Viagra, Cialis, and Levitra may have some competition next year. The Food and Drug Administration (FDA) has agreed to review the new drug application for avanafil, an investigation drug candidate for treatment of erectile dysfunction. Completion of the FDA’s review of this potential new addition to the erectile dysfunction arsenal is expected to be April 29, 2012.
Avanafil is a PDE5 (phosphodiesterase type 5) inhibitor, as are the other three erectile dysfunction drugs on the market. This new drug works by preventing or blocking a protein in the blood so the blood vessels can expand and allow blood to enter the penis, resulting in an erection during sexual arousal.
Vivus, Inc., makers of avanafil, previously announced the results of its phase 3 trials. Results of one trial presented in May at the 2011 Annual Meeting of the American Urological Association in Washington, DC, noted that use of the drug allowed 80% of men in the trial to get erections significant enough for intercourse and that intercourse was successful as quickly as 15 minutes. The most common side effects associated with avanafil were reported to be headache (5.6%), skin flushing (3.5%), inflammation of the nasal passages (3.4%), and nasal congestion (2.1%).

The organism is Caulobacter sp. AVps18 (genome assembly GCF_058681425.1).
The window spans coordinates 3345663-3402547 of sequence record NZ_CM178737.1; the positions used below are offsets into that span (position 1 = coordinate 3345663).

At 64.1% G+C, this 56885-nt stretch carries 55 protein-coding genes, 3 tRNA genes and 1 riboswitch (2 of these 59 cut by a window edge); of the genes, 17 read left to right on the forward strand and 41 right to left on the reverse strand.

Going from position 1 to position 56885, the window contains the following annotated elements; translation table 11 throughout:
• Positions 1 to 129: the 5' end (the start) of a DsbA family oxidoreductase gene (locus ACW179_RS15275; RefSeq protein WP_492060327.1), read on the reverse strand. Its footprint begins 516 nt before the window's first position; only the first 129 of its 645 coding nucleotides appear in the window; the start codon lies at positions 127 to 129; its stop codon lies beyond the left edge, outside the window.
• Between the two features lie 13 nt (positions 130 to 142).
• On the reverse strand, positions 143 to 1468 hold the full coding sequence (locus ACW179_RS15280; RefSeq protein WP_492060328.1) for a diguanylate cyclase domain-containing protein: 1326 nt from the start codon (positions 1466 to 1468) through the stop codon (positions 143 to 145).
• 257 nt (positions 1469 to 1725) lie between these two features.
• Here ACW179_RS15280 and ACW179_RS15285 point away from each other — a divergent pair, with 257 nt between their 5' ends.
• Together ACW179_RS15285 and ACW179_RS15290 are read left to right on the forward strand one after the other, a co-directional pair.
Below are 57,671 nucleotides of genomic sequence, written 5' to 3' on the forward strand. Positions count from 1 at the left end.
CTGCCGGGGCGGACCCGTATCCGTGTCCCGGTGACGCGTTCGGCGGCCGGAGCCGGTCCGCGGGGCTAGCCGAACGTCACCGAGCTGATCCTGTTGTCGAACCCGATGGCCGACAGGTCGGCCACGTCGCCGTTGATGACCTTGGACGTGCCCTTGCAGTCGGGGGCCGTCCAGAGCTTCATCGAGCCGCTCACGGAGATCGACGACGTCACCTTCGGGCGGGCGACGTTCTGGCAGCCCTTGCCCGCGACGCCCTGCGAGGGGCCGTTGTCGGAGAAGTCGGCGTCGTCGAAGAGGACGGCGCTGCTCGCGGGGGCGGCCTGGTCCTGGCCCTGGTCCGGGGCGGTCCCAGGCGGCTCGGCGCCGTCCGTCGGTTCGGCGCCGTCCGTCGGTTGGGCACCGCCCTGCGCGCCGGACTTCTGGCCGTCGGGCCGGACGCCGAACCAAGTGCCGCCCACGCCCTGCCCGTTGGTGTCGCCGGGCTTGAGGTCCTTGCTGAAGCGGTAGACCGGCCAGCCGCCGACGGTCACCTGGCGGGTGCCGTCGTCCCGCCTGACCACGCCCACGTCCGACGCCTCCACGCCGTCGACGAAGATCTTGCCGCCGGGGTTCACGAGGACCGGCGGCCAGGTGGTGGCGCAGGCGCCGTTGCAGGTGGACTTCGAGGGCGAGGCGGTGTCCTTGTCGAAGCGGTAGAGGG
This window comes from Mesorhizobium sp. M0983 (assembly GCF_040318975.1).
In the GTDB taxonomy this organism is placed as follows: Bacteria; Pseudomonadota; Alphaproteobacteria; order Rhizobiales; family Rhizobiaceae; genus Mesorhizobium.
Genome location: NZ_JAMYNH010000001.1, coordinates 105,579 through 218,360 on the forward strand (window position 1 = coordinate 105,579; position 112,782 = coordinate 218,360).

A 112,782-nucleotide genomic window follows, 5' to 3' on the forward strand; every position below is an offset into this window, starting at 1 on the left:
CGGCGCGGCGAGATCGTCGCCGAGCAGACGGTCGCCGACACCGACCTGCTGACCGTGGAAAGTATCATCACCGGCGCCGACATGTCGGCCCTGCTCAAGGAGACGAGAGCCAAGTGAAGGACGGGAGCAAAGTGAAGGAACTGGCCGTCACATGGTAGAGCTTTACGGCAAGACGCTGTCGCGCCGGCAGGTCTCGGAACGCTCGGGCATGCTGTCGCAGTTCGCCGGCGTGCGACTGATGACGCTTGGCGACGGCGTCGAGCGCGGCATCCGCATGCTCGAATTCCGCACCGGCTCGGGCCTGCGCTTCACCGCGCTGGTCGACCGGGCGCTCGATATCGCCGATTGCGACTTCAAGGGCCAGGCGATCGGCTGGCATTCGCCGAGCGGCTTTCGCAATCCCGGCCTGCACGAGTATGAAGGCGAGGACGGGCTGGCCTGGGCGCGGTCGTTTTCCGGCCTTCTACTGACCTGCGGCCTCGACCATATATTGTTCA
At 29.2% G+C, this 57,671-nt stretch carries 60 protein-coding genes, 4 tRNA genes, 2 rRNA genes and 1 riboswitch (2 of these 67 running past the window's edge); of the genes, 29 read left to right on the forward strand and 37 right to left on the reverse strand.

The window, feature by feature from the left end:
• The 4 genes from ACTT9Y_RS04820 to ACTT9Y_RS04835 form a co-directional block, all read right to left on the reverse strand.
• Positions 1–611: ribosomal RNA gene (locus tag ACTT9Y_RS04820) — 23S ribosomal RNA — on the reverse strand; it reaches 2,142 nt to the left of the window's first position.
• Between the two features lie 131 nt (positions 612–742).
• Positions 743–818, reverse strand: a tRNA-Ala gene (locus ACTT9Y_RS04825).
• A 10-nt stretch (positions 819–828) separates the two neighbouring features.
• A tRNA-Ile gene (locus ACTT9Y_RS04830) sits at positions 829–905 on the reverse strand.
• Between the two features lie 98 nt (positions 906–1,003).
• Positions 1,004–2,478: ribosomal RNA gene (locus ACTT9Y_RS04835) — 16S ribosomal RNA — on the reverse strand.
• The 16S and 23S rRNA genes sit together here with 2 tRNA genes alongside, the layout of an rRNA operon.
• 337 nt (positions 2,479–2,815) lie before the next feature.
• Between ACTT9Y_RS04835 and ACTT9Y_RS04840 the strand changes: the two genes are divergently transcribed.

Overall, avanafil was tested in more than 1,350 patients, and the drug was found to be well tolerated and effective in treating men with general erectile dysfunction as well as men with diabetes and ED.
Read more in our Erectile Dysfunction Health Center.